A. I believe that Jesus still considered him a close friend.  He loved Judas just as much as His other followers.  Judas’ actions (and ours as well) did not keep Jesus from loving him and calling him friend.

Q. (26:51, 56): I know Jesus healed the priest’s slaves’ ear because Jesus said that his arrest must happen in order for the scriptures to be true.  But, are we to follow in Jesus’s non-violent example?  I don’t recall Jesus hurting anyone as a form of punishment. Also, Rob can you tell us who said this prophecy in the OT?  Why was Jesus’s death necessary?  It was foretold in the OT.  My guess is that nothing else worked long-term for making the Israelites see the way, the truth and the life.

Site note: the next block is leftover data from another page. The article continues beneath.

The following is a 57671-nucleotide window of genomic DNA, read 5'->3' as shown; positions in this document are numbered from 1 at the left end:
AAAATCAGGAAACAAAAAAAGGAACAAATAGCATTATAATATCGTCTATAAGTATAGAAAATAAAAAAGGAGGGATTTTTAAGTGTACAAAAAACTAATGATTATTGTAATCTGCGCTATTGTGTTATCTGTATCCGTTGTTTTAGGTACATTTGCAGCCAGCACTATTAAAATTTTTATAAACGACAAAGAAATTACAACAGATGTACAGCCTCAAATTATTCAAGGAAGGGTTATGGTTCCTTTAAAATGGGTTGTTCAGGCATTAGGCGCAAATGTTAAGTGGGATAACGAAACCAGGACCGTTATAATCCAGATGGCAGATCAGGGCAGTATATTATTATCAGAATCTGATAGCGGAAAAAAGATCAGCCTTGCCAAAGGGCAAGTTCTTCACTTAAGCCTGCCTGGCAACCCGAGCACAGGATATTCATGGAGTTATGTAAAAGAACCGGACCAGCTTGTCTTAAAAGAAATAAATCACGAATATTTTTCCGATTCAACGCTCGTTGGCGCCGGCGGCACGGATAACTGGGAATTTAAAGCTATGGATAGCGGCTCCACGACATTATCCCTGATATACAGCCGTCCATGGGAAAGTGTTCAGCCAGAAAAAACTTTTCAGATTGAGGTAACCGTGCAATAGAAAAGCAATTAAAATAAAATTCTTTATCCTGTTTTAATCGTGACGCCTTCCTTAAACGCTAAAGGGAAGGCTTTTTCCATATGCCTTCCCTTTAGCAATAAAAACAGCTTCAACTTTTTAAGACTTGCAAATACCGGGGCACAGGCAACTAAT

A. Isaiah in particular wrote about the Suffering Servant (which Christians consider to be a Suffering Messiah), and the classic passage for such examination is Isaiah 53.  What Jesus is referring to is the path that He will walk to heal all of us.  As Isaiah predicted, by His suffering, we are healed.  As to why it was necessary, let’s revisit that one when we get to the actual crucifixion: the imagery there will be helpful for a full understanding of what is going on, at least as much as I am privy to.

Q. (John 18:3-11): John has probably the most different account of this encounter.  Why is John much more descriptive of Jesus greeting the religious officials who were going to arrest Him?  In v. 11, Jesus says, “Shall I not drink from the cup of suffering the Father has given me?”  I would think that this would be addressed to future readers to mean that we must follow the path God gives us even if it includes suffering.